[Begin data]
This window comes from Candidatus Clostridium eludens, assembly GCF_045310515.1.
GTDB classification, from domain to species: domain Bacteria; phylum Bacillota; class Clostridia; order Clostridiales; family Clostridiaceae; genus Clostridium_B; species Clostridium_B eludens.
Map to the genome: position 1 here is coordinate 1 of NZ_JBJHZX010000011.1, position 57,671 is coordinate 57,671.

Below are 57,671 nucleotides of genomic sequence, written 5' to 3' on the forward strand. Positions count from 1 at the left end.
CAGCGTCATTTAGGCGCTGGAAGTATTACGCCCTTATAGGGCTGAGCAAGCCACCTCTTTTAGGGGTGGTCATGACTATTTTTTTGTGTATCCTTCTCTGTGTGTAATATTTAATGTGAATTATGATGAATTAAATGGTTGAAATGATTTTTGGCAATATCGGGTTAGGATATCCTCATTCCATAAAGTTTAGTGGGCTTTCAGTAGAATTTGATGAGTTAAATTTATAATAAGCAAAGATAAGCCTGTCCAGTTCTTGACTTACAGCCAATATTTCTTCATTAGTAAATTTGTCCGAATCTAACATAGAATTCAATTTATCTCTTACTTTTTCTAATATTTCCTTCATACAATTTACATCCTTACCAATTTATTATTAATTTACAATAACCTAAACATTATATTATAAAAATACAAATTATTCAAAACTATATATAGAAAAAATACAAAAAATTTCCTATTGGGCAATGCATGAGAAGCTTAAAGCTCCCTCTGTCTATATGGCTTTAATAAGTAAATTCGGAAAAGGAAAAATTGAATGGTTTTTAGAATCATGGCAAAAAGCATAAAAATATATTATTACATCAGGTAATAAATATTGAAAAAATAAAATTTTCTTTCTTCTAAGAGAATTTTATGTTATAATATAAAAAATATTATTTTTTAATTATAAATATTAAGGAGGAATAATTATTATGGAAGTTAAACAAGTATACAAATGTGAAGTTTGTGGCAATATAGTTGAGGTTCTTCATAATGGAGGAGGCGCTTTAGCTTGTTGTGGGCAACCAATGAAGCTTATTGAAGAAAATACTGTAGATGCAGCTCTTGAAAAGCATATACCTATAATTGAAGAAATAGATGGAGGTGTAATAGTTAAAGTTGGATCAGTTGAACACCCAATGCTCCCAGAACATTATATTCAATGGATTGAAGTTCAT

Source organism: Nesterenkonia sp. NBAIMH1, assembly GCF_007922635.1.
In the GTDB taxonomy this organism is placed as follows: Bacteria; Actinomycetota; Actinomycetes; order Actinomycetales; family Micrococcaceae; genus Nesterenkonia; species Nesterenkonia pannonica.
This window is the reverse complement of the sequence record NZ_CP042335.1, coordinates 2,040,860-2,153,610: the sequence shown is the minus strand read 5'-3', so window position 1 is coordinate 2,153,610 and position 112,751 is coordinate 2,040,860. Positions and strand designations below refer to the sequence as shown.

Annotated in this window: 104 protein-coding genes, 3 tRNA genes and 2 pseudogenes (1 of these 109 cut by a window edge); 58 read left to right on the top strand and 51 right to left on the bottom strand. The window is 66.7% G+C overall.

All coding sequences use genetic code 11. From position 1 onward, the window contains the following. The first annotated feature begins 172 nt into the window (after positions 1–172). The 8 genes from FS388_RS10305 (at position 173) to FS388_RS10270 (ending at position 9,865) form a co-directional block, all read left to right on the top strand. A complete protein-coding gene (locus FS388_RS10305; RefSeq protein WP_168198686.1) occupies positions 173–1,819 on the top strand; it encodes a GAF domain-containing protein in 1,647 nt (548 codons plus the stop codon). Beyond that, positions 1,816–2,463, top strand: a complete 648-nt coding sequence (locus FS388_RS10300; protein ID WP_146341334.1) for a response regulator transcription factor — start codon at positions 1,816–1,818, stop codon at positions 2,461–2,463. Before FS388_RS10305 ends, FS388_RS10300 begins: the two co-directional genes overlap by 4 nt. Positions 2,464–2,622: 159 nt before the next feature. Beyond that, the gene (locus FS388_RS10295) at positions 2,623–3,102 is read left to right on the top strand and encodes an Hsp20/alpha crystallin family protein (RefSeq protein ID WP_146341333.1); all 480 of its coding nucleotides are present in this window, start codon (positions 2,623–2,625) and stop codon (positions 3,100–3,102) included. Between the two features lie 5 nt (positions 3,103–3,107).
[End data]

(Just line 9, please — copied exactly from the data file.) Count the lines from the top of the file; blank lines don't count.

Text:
Annotated in this window: 104 protein-coding genes, 3 tRNA genes and 2 pseudogenes (1 of these 109 cut by a window edge); 58 read left to right on the top strand and 51 right to left on the bottom strand. The window is 66.7% G+C overall.